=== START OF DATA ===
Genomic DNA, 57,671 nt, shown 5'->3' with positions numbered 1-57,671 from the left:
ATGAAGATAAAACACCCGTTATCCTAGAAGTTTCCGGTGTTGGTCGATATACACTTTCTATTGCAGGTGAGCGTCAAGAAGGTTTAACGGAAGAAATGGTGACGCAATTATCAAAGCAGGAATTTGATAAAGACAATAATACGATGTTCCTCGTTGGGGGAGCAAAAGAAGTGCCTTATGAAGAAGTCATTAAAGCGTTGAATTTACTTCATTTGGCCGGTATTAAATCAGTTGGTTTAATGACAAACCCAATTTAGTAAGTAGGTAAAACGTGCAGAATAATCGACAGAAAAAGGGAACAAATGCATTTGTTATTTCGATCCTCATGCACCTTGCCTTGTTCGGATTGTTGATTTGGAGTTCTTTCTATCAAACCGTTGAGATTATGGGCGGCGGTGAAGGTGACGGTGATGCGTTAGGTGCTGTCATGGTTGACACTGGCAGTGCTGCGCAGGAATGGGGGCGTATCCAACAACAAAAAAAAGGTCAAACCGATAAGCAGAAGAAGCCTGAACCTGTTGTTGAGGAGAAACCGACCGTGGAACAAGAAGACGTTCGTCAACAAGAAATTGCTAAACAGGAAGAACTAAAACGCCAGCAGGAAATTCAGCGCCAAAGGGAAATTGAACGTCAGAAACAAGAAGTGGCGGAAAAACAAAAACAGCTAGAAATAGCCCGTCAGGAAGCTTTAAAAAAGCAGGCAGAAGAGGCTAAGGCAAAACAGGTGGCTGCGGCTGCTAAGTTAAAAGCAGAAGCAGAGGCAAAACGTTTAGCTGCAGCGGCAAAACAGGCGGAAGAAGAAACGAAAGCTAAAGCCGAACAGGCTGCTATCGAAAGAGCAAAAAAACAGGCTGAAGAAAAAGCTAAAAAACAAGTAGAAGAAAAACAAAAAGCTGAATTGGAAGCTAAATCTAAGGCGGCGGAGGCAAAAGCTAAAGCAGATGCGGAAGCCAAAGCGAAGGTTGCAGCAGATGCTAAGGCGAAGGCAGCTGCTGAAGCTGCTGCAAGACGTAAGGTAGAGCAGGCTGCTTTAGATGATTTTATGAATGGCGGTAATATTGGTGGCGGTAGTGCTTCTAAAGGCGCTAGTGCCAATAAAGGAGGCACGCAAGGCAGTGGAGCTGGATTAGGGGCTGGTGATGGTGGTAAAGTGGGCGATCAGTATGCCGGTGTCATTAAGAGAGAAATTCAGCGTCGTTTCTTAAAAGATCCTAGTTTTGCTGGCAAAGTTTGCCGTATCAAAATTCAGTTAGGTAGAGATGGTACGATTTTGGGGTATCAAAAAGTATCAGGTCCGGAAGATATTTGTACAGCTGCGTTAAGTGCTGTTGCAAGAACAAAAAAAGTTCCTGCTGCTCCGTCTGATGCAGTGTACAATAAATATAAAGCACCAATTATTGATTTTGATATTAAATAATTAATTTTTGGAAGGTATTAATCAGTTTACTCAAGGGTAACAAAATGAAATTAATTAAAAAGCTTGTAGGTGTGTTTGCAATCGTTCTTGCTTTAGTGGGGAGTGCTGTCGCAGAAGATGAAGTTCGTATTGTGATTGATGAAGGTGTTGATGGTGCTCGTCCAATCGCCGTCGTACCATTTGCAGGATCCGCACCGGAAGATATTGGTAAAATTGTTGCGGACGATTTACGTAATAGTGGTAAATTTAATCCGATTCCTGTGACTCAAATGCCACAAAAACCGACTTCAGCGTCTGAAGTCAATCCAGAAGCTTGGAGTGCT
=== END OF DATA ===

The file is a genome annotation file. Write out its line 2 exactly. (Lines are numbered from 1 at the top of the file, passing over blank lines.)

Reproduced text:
ATGAAGATAAAACACCCGTTATCCTAGAAGTTTCCGGTGTTGGTCGATATACACTTTCTATTGCAGGTGAGCGTCAAGAAGGTTTAACGGAAGAAATGGTGACGCAATTATCAAAGCAGGAATTTGATAAAGACAATAATACGATGTTCCTCGTTGGGGGAGCAAAAGAAGTGCCTTATGAAGAAGTCATTAAAGCGTTGAATTTACTTCATTTGGCCGGTATTAAATCAGTTGGTTTAATGACAAACCCAATTTAGTAAGTAGGTAAAACGTGCAGAATAATCGACAGAAAAAGGGAACAAATGCATTTGTTATTTCGATCCTCATGCACCTTGCCTTGTTCGGATTGTTGATTTGGAGTTCTTTCTATCAAACCGTTGAGATTATGGGCGGCGGTGAAGGTGACGGTGATGCGTTAGGTGCTGTCATGGTTGACACTGGCAGTGCTGCGCAGGAATGGGGGCGTATCCAACAACAAAAAAAAGGTCAAACCGATAAGCAGAAGAAGCCTGAACCTGTTGTTGAGGAGAAACCGACCGTGGAACAAGAAGACGTTCGTCAACAAGAAATTGCTAAACAGGAAGAACTAAAACGCCAGCAGGAAATTCAGCGCCAAAGGGAAATTGAACGTCAGAAACAAGAAGTGGCGGAAAAACAAAAACAGCTAGAAATAGCCCGTCAGGAAGCTTTAAAAAAGCAGGCAGAAGAGGCTAAGGCAAAACAGGTGGCTGCGGCTGCTAAGTTAAAAGCAGAAGCAGAGGCAAAACGTTTAGCTGCAGCGGCAAAACAGGCGGAAGAAGAAACGAAAGCTAAAGCCGAACAGGCTGCTATCGAAAGAGCAAAAAAACAGGCTGAAGAAAAAGCTAAAAAACAAGTAGAAGAAAAACAAAAAGCTGAATTGGAAGCTAAATCTAAGGCGGCGGAGGCAAAAGCTAAAGCAGATGCGGAAGCCAAAGCGAAGGTTGCAGCAGATGCTAAGGCGAAGGCAGCTGCTGAAGCTGCTGCAAGACGTAAGGTAGAGCAGGCTGCTTTAGATGATTTTATGAATGGCGGTAATATTGGTGGCGGTAGTGCTTCTAAAGGCGCTAGTGCCAATAAAGGAGGCACGCAAGGCAGTGGAGCTGGATTAGGGGCTGGTGATGGTGGTAAAGTGGGCGATCAGTATGCCGGTGTCATTAAGAGAGAAATTCAGCGTCGTTTCTTAAAAGATCCTAGTTTTGCTGGCAAAGTTTGCCGTATCAAAATTCAGTTAGGTAGAGATGGTACGATTTTGGGGTATCAAAAAGTATCAGGTCCGGAAGATATTTGTACAGCTGCGTTAAGTGCTGTTGCAAGAACAAAAAAAGTTCCTGCTGCTCCGTCTGATGCAGTGTACAATAAATATAAAGCACCAATTATTGATTTTGATATTAAATAATTAATTTTTGGAAGGTATTAATCAGTTTACTCAAGGGTAACAAAATGAAATTAATTAAAAAGCTTGTAGGTGTGTTTGCAATCGTTCTTGCTTTAGTGGGGAGTGCTGTCGCAGAAGATGAAGTTCGTATTGTGATTGATGAAGGTGTTGATGGTGCTCGTCCAATCGCCGTCGTACCATTTGCAGGATCCGCACCGGAAGATATTGGTAAAATTGTTGCGGACGATTTACGTAATAGTGGTAAATTTAATCCGATTCCTGTGACTCAAATGCCACAAAAACCGACTTCAGCGTCTGAAGTCAATCCAGAAGCTTGGAGTGCT